Tracing my Mormon pioneer roots because my story began with those who came before.
Shortly after arriving in Utah, the church prophet, Brigham Young, asked Daniel to take in three Native American children. Mormon scouts on patrol had returned with the children, saying they were orphans.
The scouts said when they approached the Jordan River; they noticed a cluster of limbs resembling a small hut. Inside were two girls between the ages of seven and nine who said they had witnessed their family’s massacre. Since then, they had been living in this primitive lean-to.
The scouts coaxed the girls out of the hut by showing them bright trinkets the prophet had instructed them to carry for bartering and to build trust and goodwill with the local tribes.
A scout gave one girl a thimble she held briefly before offering to give it back. “You keep,” the scout said. Next, they handed the second girl a pair of tiny scissors, which the scout told her to keep. The girls giggled and laughed.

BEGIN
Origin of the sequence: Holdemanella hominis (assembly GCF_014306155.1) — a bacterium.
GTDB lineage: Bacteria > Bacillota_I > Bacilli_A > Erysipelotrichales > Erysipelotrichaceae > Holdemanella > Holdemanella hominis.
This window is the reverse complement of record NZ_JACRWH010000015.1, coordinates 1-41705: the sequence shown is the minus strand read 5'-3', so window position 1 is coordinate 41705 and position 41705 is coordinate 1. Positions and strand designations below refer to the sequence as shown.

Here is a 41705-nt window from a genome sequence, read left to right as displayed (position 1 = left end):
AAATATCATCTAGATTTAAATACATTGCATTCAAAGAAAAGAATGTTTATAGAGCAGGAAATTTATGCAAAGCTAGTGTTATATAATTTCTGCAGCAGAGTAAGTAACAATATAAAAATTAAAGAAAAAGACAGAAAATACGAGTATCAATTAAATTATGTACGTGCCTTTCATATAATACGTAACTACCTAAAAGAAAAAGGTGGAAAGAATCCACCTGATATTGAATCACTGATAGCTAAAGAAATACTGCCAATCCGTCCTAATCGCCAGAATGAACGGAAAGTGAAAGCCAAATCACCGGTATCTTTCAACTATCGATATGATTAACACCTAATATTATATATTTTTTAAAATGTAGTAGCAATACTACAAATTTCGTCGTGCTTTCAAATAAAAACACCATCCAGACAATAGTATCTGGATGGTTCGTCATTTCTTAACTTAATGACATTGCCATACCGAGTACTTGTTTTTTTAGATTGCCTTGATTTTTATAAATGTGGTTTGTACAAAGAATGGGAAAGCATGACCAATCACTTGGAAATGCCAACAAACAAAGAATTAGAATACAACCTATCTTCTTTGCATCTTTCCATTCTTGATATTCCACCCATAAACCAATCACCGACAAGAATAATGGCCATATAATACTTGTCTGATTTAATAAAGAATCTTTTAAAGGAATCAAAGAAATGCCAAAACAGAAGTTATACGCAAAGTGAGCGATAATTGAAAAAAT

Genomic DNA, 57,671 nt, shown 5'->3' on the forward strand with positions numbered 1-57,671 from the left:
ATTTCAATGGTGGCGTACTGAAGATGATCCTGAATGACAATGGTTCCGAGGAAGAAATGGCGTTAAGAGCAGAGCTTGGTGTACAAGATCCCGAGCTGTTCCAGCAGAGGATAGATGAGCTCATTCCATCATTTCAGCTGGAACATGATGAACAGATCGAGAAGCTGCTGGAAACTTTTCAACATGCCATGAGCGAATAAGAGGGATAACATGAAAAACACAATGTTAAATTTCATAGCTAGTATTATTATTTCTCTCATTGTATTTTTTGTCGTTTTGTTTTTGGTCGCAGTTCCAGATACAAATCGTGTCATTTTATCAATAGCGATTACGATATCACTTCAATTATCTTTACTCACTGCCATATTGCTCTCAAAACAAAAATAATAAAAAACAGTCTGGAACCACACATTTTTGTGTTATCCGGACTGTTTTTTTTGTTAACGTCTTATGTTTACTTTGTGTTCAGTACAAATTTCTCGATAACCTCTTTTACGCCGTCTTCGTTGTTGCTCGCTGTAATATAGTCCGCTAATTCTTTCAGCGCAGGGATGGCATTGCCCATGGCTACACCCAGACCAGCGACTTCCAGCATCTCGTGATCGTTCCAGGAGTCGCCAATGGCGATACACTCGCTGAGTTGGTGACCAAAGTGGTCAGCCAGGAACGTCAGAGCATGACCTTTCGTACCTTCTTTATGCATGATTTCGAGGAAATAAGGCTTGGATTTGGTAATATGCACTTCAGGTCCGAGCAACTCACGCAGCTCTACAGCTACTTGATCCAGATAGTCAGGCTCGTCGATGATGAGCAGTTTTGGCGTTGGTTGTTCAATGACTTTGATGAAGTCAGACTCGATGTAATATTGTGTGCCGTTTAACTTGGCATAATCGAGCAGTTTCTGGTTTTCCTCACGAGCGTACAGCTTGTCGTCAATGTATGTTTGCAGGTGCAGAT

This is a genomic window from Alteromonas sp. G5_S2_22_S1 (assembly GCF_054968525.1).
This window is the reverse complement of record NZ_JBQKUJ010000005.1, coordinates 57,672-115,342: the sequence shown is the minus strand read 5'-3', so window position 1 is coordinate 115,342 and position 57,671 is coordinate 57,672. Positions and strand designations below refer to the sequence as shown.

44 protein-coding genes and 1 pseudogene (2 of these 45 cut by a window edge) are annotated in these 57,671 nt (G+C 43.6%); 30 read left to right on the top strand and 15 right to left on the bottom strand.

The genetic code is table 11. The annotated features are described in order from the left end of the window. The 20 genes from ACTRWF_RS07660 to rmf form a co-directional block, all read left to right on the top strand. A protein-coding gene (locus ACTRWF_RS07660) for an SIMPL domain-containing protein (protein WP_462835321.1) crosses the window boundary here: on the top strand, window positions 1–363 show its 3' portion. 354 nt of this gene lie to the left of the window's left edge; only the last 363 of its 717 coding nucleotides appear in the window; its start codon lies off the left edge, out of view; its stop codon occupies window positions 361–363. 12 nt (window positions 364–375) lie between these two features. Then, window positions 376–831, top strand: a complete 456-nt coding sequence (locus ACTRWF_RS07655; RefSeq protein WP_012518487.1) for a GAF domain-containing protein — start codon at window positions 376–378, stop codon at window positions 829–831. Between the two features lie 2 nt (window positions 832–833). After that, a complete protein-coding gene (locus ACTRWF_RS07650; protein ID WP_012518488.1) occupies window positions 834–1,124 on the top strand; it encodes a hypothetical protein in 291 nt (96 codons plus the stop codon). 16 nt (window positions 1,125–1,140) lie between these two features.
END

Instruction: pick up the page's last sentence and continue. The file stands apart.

A third child, a boy about the same age, watched from his hiding spot by the river. After hearing the girl’s laughter, he came out of hiding, and a scout gave him a small knife.
Wanting to continue to build trust, the scouts offered to let the children ride their horses. The well-trained horses came back when the scouts whistled for them to return.
“Do you want to see our Chief?” the scouts asked the children. When the three children agreed, each man lifted a child onto their horse. The children held tight to the thimble, scissors, and knife as the horses headed toward the Salt Lake Valley.
The scouts took the children to Brigham Young. He told them to take the children to Brother Daniel because his second wife, Peninah, “is an Indian, and they would love being with her.”
The scouts followed Young’s instructions and headed toward Daniel’s farm. They were unaware they were being watched from a distance by “Indian spies.” Once at the farm, an “Indian Chief” visited and demanded payment for the children. Eventually, Daniel made a deal to give the chief three horses in exchange for the three children. Family history says Daniel adopted them and erased their birth names when he renamed them Lucy, Mary, and Thomas.